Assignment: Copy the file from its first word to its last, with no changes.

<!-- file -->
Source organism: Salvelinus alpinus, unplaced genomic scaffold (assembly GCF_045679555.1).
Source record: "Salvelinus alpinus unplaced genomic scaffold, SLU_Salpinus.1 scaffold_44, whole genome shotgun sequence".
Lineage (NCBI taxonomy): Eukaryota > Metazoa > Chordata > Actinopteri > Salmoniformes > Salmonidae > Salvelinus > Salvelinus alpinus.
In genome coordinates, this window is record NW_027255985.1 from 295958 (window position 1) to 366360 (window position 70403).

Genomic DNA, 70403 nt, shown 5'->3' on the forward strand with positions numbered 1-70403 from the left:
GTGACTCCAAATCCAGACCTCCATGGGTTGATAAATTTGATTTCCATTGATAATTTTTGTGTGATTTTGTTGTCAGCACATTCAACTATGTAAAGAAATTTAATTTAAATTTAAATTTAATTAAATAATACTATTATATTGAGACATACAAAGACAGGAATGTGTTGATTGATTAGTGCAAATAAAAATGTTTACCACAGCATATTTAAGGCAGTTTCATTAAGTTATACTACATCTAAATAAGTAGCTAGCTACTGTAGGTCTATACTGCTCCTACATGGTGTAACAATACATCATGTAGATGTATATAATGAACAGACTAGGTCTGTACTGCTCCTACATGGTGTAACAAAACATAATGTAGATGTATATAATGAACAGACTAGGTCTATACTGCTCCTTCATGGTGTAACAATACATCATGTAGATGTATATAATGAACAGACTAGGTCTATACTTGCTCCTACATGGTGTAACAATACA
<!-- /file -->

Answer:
Source organism: Salvelinus alpinus, unplaced genomic scaffold (assembly GCF_045679555.1).
Source record: "Salvelinus alpinus unplaced genomic scaffold, SLU_Salpinus.1 scaffold_44, whole genome shotgun sequence".
Lineage (NCBI taxonomy): Eukaryota > Metazoa > Chordata > Actinopteri > Salmoniformes > Salmonidae > Salvelinus > Salvelinus alpinus.
In genome coordinates, this window is record NW_027255985.1 from 295958 (window position 1) to 366360 (window position 70403).

Genomic DNA, 70403 nt, shown 5'->3' on the forward strand with positions numbered 1-70403 from the left:
GTGACTCCAAATCCAGACCTCCATGGGTTGATAAATTTGATTTCCATTGATAATTTTTGTGTGATTTTGTTGTCAGCACATTCAACTATGTAAAGAAATTTAATTTAAATTTAAATTTAATTAAATAATACTATTATATTGAGACATACAAAGACAGGAATGTGTTGATTGATTAGTGCAAATAAAAATGTTTACCACAGCATATTTAAGGCAGTTTCATTAAGTTATACTACATCTAAATAAGTAGCTAGCTACTGTAGGTCTATACTGCTCCTACATGGTGTAACAATACATCATGTAGATGTATATAATGAACAGACTAGGTCTGTACTGCTCCTACATGGTGTAACAAAACATAATGTAGATGTATATAATGAACAGACTAGGTCTATACTGCTCCTTCATGGTGTAACAATACATCATGTAGATGTATATAATGAACAGACTAGGTCTATACTTGCTCCTACATGGTGTAACAATACA